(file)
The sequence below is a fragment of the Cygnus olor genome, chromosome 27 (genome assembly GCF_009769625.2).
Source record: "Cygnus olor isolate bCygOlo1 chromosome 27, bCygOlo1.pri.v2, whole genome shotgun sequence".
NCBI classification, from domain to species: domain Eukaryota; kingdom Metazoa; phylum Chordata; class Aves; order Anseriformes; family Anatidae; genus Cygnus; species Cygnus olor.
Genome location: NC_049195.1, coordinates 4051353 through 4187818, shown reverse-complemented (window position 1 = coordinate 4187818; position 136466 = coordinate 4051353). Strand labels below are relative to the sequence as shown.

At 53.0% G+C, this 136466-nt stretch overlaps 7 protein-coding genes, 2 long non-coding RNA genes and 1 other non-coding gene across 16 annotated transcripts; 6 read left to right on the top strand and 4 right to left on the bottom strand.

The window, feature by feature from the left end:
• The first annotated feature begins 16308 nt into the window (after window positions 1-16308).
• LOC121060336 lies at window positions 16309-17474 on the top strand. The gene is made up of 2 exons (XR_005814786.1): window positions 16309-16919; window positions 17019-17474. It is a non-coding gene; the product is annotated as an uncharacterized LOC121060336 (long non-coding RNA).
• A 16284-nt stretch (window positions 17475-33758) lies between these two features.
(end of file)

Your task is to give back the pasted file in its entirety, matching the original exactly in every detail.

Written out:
The sequence below is a fragment of the Cygnus olor genome, chromosome 27 (genome assembly GCF_009769625.2).
Source record: "Cygnus olor isolate bCygOlo1 chromosome 27, bCygOlo1.pri.v2, whole genome shotgun sequence".
NCBI classification, from domain to species: domain Eukaryota; kingdom Metazoa; phylum Chordata; class Aves; order Anseriformes; family Anatidae; genus Cygnus; species Cygnus olor.
Genome location: NC_049195.1, coordinates 4051353 through 4187818, shown reverse-complemented (window position 1 = coordinate 4187818; position 136466 = coordinate 4051353). Strand labels below are relative to the sequence as shown.

At 53.0% G+C, this 136466-nt stretch overlaps 7 protein-coding genes, 2 long non-coding RNA genes and 1 other non-coding gene across 16 annotated transcripts; 6 read left to right on the top strand and 4 right to left on the bottom strand.

The window, feature by feature from the left end:
• The first annotated feature begins 16308 nt into the window (after window positions 1-16308).
• LOC121060336 lies at window positions 16309-17474 on the top strand. The gene is made up of 2 exons (XR_005814786.1): window positions 16309-16919; window positions 17019-17474. It is a non-coding gene; the product is annotated as an uncharacterized LOC121060336 (long non-coding RNA).
• A 16284-nt stretch (window positions 17475-33758) lies between these two features.